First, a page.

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Forschungsdatenbank PMU-SQQUID

Predictors of and attitudes toward counseling about SUDEP and other epilepsy risk factors among Austrian, German, and Swiss neurologists and neuropediatricians.
Strzelczyk, A; Zschebek, G; Bauer, S; Baumgartner, C; Grond, M; Hermsen, A; Kieslich, M; Krämer, G; Kurlemann, G; May, TW; Mayer, T; Neubauer, BA; Pfäfflin, M; Plecko, B; Ryvlin, P; Schubert-Bast, S; Stefan, H; Trinka, E; Knake, S; Seifart, C; Rosenow, F;
Epilepsia. 2016; 57(4): 612-620.
Originalarbeiten (Zeitschrift)


Trinka Eugen


To examine the attitudes toward counseling about sudden unexpected death in epilepsy (SUDEP) and other epilepsy risk factors among Austrian, German, and Swiss neurologists and neuropediatricians, and to determine factors associated with not discussing SUDEP.
Questionnaires were sent to approximately 5,000 neurologists and neuropediatricians in 2014 regarding respondents" demographics, their working environments, and how often they discussed SUDEP, suicidal ideations on anticonvulsive medication, driving restrictions, and risks in daily life activities.
In total, 519 surveys were completed (respondents" mean age: 45.5 years, 41.6% female, 66.9% adult neurologists, 31.0% neuropediatricians). A minority of 2.7% reported that they counseled all of their patients on SUDEP, 8.7% counseled most of the time (50-90%), 20.8% sometimes (10-49%), 44.5% rarely (1-9%), and 23.3% reported not counseling about SUDEP at all. In contrast, 92.9% reported that they counseled all patients about driving restrictions and 81.5% about risks in daily life activities. Suicidal ideations were discussed in 59.0% for some and in 3.3% for all patients, whereas 35.1% of respondents reported never discussing suicidal ideations. Independent predictors of not discussing SUDEP were no additional epilepsy training, no or uncertain SUDEP cases in the past, <10 years in practice, <25 epilepsy patients seen per quarter, and the opinion of a lack of consequences in SUDEP prevention. The opinion that SUDEP is a risk factor in particular patient groups and the attitude that all risks should be discussed predicted counseling on SUDEP.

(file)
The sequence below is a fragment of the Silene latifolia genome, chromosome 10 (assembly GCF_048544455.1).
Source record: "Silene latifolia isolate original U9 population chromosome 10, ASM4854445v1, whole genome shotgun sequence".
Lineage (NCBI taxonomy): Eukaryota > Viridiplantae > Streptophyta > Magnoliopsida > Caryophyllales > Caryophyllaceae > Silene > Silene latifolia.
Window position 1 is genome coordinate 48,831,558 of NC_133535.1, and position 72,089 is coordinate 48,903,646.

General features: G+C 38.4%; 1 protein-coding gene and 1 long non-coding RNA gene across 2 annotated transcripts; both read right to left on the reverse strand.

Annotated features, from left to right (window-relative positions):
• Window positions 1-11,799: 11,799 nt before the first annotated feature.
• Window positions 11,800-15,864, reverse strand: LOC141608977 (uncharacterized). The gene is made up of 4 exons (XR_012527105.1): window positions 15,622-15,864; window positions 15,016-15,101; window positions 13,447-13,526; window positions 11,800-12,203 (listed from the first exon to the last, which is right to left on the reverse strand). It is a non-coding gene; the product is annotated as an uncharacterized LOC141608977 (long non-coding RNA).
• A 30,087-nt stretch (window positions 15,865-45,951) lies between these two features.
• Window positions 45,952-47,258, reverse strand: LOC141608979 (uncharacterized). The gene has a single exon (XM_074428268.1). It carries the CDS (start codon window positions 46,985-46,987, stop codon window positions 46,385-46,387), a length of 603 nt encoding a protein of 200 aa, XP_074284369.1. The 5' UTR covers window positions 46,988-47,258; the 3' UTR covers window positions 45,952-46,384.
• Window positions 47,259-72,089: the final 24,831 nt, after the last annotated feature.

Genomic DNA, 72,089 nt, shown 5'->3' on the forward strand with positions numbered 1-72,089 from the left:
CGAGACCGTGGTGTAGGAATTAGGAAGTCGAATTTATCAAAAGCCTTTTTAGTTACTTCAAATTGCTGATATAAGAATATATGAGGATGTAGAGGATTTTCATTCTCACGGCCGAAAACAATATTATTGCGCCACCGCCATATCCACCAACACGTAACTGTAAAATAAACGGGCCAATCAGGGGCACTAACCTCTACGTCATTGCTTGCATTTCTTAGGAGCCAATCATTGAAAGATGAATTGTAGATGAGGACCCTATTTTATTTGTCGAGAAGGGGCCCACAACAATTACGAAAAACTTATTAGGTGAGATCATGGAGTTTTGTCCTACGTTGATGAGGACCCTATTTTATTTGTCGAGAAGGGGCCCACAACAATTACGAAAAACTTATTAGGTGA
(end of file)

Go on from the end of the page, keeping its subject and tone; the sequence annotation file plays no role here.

Our findings show a discrepancy between guidelines and practice regarding the discussion of premature mortality due to SUDEP or suicidality. Both are not discussed at all by a substantial proportion of neurologists and neuropediatricians. This is in contrast to ubiquitous education about driving restrictions. Dissemination of knowledge among physicians about potential preventive strategies might increase the likelihood of discussion. Clinical practice guidelines are welcomed by the majority of physicians in this process.

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